Google Maps rolls out voice guidance for walking trips in US and Japan

Brittany A. Roston - Oct 10, 2019, 4:30 pm CDT
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Google Maps rolls out voice guidance for walking trips in US and Japan

Google Maps is getting a new feature that helps blind and visually impaired individuals better navigate using voice guidance. The feature is offered for walking routes in Google Maps, offering detailed information about things like risky intersections, whether the user is still on the correct path, when they are re-routed down a different path, and more.

The new feature is exactly what it sounds like: audible guidance that instructs someone who is on a walking route on how to get from their starting point to their destination. The feature was designed specifically for the visually impaired as a way to help them independently walk to the park, store, and any other locations on their own.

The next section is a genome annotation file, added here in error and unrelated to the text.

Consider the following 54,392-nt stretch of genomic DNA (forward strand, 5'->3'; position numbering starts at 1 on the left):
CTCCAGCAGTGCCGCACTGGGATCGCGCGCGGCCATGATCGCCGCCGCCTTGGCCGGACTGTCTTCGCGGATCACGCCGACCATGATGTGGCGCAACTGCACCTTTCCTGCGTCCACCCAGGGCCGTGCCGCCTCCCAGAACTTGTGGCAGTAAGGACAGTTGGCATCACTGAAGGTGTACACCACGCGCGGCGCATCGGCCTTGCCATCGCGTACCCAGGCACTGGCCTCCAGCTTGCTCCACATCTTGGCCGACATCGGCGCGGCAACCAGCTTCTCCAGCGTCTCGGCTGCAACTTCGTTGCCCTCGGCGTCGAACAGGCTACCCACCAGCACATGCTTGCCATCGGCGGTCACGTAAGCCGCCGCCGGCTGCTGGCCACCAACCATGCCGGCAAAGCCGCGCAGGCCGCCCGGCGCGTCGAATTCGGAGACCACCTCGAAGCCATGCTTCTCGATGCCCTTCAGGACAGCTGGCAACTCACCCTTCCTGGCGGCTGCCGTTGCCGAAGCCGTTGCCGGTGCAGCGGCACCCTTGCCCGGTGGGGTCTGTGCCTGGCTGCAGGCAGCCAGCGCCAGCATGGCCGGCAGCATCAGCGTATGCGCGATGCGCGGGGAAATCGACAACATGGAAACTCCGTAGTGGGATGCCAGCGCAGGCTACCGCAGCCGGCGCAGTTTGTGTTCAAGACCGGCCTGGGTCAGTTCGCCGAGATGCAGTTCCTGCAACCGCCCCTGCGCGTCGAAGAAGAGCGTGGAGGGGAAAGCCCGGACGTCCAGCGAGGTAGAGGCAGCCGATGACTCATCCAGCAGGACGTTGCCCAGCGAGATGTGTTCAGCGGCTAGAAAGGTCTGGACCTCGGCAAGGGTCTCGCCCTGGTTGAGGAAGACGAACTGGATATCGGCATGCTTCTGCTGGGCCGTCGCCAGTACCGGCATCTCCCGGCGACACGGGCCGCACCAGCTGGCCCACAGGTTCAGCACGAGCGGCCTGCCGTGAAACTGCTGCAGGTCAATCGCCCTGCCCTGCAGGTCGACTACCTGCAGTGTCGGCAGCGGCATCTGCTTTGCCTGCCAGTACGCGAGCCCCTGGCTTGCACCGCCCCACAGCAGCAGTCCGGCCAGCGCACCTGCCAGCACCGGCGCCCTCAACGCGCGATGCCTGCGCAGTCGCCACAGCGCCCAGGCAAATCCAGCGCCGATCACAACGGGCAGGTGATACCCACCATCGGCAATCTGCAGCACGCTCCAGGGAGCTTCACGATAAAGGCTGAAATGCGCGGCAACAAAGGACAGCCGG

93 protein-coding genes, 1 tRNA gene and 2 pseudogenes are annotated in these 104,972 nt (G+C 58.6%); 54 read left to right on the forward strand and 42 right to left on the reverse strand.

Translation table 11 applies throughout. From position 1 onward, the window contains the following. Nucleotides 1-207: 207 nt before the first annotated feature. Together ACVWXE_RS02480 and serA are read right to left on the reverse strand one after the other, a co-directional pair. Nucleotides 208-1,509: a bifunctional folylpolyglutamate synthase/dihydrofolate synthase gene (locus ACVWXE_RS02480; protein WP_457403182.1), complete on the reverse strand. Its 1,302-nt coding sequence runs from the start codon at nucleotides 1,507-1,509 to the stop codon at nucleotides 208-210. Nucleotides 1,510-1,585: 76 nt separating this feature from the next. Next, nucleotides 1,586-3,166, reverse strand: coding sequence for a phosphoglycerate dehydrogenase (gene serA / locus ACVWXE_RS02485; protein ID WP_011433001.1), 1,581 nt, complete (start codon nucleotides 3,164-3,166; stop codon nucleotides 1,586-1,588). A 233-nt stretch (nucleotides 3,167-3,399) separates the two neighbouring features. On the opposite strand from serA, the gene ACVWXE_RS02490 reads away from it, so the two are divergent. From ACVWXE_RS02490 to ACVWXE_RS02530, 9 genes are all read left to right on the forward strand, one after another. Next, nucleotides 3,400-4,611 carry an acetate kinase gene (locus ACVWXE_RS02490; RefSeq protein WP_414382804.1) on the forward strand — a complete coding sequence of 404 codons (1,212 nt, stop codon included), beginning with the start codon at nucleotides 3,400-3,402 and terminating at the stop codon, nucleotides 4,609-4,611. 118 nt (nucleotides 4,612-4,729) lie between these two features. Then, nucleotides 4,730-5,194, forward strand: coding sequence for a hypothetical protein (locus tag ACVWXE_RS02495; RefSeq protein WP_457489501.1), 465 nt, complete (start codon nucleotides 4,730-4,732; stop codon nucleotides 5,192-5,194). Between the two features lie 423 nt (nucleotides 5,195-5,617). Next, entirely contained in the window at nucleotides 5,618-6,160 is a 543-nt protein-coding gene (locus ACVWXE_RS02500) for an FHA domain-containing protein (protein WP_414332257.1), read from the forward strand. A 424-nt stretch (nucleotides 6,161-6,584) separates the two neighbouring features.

The voice guidance functions, in some ways, similar to alerts given to drivers during road-based routes. Users are alerted when they’re getting close to their next turn, then advised when it’s time to go right or left. Beyond that, the feature also offers some words of caution for areas where there might be some issues — if an intersection is particularly large, for example.

Users will need to enable the feature in order to use it. To do this, open Google Maps, then select Settings. Choose ‘Navigation,’ then toggle on ‘Detailed voice guidance’ at the bottom of the list.

The voice guidance can be played through the phone’s speaker or listened to using headphones or earbuds. According to Google, it started rolling out the new voice guidance today to iOS and Android devices. The feature is arriving first in the US in English and in Japan in Japanese, but the company plans to bring it to other countries with additional language support in the future.


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